New indexing tool helps OOs/carriers determine what freight rates ‘should’ be
Tools like Transcore’s Rate Index Pro and Internet Truckstop’s Fuel Desk Plus have in recent years offered for users of the load board services and other subscriber owner-operators access to real-time load market data along individual lanes and in specific regions, leading to a broker-carrier negotiation situation where, for the first time in history, individual owner-operators and larger carriers can tap into a huge amount of information about markets. Today, “carriers have the ability to know what’s going on in the market and are much smarter about pricing and supply and demand,” says CRST Logistics President Mike Fouts.
A new kid on the load-market-info block, though, does something different. The founders of FairTran.com have launched a load rate indexing service that’s more of a benchmark for the rate carriers should be getting from brokers and shippers for their service to maintain an appropriate level of profitability. In November last year, FairTran began offering the free National FairTran Rate service, specifying in flatbed, dry van and reefer segments average short- and long-haul rates as just such guides. They’re available via the previous link, and users can sign up for email and text alerts delivered weekly.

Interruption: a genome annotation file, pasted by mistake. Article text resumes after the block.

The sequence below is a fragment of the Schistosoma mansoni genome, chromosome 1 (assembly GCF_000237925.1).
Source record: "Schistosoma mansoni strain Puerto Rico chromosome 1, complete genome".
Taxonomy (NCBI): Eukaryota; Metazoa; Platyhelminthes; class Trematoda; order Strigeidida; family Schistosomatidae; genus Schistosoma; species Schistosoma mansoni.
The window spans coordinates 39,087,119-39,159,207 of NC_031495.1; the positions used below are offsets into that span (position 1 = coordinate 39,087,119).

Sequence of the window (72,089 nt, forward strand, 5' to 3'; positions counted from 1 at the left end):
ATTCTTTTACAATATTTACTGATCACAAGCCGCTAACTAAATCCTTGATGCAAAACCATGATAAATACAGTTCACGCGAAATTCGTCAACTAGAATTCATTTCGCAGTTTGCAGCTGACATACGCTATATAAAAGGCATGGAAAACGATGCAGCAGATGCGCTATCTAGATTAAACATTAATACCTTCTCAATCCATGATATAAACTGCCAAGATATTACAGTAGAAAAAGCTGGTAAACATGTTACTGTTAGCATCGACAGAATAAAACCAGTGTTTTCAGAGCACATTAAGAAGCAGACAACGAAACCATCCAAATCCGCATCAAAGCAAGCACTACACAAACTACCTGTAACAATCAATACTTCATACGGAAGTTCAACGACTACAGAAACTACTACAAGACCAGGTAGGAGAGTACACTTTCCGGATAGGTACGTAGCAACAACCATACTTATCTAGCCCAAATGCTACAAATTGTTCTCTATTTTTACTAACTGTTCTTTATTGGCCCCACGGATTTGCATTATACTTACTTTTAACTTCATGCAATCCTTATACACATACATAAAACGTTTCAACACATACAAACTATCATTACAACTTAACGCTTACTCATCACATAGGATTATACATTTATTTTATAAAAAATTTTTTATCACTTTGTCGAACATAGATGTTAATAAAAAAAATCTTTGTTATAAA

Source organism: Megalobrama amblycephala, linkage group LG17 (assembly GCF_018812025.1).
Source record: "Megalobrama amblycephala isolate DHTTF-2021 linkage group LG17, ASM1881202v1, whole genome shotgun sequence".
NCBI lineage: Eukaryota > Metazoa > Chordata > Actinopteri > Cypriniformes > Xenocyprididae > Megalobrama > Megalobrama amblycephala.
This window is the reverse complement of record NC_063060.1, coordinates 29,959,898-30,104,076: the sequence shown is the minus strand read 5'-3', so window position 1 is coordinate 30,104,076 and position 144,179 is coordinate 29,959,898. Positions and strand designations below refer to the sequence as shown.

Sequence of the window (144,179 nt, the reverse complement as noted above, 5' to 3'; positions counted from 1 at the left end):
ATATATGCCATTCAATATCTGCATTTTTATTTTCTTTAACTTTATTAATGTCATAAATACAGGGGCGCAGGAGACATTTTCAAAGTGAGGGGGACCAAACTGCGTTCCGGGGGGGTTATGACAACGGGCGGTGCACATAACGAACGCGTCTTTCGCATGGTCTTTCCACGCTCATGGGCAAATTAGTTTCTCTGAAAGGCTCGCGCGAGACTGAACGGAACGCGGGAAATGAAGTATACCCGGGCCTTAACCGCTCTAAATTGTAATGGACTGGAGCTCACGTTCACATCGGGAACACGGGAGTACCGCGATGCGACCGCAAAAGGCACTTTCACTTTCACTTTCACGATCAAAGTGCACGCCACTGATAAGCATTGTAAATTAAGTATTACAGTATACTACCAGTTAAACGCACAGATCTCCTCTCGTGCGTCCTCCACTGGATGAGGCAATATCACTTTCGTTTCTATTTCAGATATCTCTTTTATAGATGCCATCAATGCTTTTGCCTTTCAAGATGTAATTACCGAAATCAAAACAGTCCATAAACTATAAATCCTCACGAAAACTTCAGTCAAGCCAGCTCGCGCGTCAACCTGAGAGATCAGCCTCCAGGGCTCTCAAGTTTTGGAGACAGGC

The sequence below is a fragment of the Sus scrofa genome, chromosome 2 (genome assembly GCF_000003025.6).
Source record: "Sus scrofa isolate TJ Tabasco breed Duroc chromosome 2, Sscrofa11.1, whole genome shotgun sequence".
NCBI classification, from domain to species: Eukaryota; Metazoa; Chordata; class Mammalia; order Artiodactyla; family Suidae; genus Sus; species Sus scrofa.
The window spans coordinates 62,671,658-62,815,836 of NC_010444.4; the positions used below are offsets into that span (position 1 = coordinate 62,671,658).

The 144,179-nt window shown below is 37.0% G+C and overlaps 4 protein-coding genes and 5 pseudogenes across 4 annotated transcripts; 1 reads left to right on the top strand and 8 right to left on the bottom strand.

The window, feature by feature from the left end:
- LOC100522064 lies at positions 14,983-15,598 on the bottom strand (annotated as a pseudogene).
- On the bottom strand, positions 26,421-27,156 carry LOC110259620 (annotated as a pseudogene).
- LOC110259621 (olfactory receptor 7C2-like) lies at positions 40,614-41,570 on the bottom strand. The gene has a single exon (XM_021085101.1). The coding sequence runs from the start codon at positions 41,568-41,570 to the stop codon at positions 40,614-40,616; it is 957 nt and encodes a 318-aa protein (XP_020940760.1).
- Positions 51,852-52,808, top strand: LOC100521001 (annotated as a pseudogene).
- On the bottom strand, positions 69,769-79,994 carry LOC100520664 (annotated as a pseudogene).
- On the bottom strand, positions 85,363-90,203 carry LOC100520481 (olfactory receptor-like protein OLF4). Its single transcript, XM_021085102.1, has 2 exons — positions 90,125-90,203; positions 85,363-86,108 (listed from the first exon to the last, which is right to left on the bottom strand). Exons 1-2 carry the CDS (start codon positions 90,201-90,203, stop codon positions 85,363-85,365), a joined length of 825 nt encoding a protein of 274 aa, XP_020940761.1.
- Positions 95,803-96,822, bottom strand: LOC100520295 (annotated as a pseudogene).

The rates reflect what level of profitability relative to market conditions can be expected. FairTran is also available to provide company-specific rate and cost data to customers at $36 to $55 a month, updated daily, through which regional lane rates would be available tailored to company operating information. The company’s founder, Charlie Collins, was a career financial analyst for a large private bank before he came back to his father’s industry. Michael J. Collins has run a small fleet under his own name out of Colorado for decades. I talked with Collins for part of the current issue of Overdrive‘s “Beyond the rate” cover story, about negotiating with brokers. Follow that link for the story in our digital version.
"There probably should be some minimum standards. But as long as the ...